On his way to collecting nearly $3.2 million in career tournament earnings, Allen “Chainsaw” Kessler has earned quite a reputation as a tournament structure guru. So much so that tournament directors across the industry have become accustomed to dealing with his commentary regarding their tournaments in person and across social media on a regular basis.
Kessler has become a voice for players, demanding more chips, more play, extra levels, and more. Providing further evidence that his opinions on tournament structures are valued, the fledgling Mid-States Poker Tour went as far as to Kessler out for input and now advertises that its structures are “Chainsaw Approved.”
From Kessler’s perspective, understanding a tournament’s structure is paramount strategy for any player.
“Players need to be aware of all things regarding any tournament,” he told PokerNews, noting how there are certain questions every player should know the answers to when entering an event — “How many chips do we start with? How long are the levels? When are breaks and dinner breaks? When is restart? How many get paid?” Then, once the tournament begins, a clear understanding of the structure can be of further benefit to players, Kessler explained.
“Players need to keep track of their chip stacks, how people are playing in relation to others at their own table, and not worry about what’s going on elsewhere,” he continued. “They need to keep track of their chip count in terms of the blinds and know when the blind level will be increasing, trying to avoid falling below 15 blinds or so and being aware of who to bully at the table and who to avoid.”
A veteran of the World Series of Poker, Kessler has 37 WSOP cashes on his résumé dating back to 2001 worth nearly $1.03 million. He’s also made five different WSOP final tables, finishing runner-up on three different occasions.
The WSOP has made some changes to its structures for 2015, including increasing the starting stacks for all WSOP events with a buy-in under $10,000. Kessler says these changes are something every player can look forward to when the 2015 WSOP kicks off in a little over a month.
“The increase in chip stacks will benefit all players” he explained. “Recreational and amateur players won’t feel as short-stacked during early levels, and pros will have more wiggle room to make plays and look for a good spot.”
“Also the addition of two key levels — 250/500 and 2,500/5,000 — is something players have [requested] for quite some time. These new levels smooth out the structure much better. In the past, going from 200/400 to 300/600 with shallow stacks created an urgency that wasn’t needed. Now there’s an extra hour with a much smoother progression. This also occurs when you’re in the money. The jump from 2,000/4,000 right to 3,000/6,000 was just too extreme that deep in these events.”
Registration for most events will also be open later — another move that is also Chainsaw approved.
“Late registration will be a lot more desirable now” he said. “Someone can come in several hours late on a $1K event and still have over 25 blinds. In the past if you missed a few levels it wasn’t as valuable to buy in with only 10-15 blinds.”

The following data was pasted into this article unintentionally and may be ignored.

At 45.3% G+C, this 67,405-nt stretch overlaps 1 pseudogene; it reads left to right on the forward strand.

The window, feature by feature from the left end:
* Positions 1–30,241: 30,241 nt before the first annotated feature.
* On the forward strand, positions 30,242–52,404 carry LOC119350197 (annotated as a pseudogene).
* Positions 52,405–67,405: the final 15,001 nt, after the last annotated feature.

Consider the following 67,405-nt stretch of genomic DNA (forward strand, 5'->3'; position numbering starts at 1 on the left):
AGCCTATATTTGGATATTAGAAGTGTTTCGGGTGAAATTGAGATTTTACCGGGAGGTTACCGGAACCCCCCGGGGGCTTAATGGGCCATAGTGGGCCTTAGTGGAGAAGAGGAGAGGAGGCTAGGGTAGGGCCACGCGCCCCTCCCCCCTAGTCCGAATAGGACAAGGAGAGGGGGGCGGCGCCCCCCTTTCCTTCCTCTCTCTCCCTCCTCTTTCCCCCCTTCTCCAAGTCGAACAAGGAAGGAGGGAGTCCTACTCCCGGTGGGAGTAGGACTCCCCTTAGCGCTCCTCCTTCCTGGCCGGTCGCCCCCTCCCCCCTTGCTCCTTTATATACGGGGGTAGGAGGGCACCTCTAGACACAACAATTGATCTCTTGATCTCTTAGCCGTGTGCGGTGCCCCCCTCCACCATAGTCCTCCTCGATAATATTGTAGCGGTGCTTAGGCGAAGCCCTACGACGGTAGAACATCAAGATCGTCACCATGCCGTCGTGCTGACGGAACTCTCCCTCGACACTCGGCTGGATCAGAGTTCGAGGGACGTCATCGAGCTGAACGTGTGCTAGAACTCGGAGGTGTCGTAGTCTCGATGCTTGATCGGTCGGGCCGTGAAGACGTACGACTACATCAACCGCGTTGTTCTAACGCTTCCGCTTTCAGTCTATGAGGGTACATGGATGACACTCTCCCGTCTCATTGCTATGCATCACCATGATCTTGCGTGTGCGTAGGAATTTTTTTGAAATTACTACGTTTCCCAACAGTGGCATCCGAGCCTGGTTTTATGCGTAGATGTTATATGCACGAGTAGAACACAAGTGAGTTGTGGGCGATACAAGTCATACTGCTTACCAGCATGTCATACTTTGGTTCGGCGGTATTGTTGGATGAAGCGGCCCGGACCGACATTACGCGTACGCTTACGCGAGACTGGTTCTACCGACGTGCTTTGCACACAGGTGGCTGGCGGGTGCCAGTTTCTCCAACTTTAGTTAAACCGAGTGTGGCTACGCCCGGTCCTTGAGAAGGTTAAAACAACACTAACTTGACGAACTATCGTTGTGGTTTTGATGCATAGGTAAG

Kessler applauds the WSOP for making all these changes.
“I really commend [WSOP Tournament Director] Jack Effel and the WSOP staff for listening to players” he said. “We’ve been asking for more play, more chips, and to fill in gaps of skipped levels. We said we didn’t like the $10 million for first [in the Main Event] and would prefer a more even distribution of payouts. The WSOP came through on all fronts. Well done.”
Personally, Kessler said he’s looking forward to the return of the $1,500 Dealer’s Choice (Event #52), the addition of a new $10,000 Dealer’s Choice (Event #67), the return of the $3,000 H.O.R.S.E. (Event #35), and in particular the new $1,500 No-Limit Hold’em Extended Play (Event #42) he calls “a hidden gem with a nice starting stack, and even longer levels.”
In fact, Kessler says the “Extended Play” event will provide even more play than the vaunted $1,500 NLHE Monster Stack (Event #28) that drew droves last years. The new $565 NLHE Colossus (Event #5) with a $5 million guarantee is also on his radar.
“The Colossus is a great value for pros as well as recreational players” he said. “A $500 buy-in with 5,000 starting stack, a good structure, and a chance at a first place prize of around $1 million. I’d suggest buying in all at once for as many flights as a player is budgeted for. By doing so, they’d avoid a long line to reenter, and also the possibility of being an alternate. [The WSOP] has offered refunds on unused flights to this event, so there’s no reason not to plan ahead for the possibility of busting a given flight.”
If there’s one further change Kessler would like to see happen at the WSOP, it would be to the $10,000 buy-in Championship level events.
“I’d like to see the $10K championships start with 50,000-chip stacks but use the structure from last year” he explained. “The blind levels started slightly too high for such a big buy-in, and the extra chips would solve that, as well as make all the events more consistent in regard to chip stack versus buy-in. These are championship events — we don’t need to bust players in a limit game on Level 1 or 2.”
At this point, however, he’s certainly looking forward to what the 2015 WSOP has to offer.
“WSOP structures and the recent changes are competitive with anything on the market” Kessler said. “The tournaments have to end in 3-4 days, and given that parameter there’s not much more the WSOP can do to improve it further.”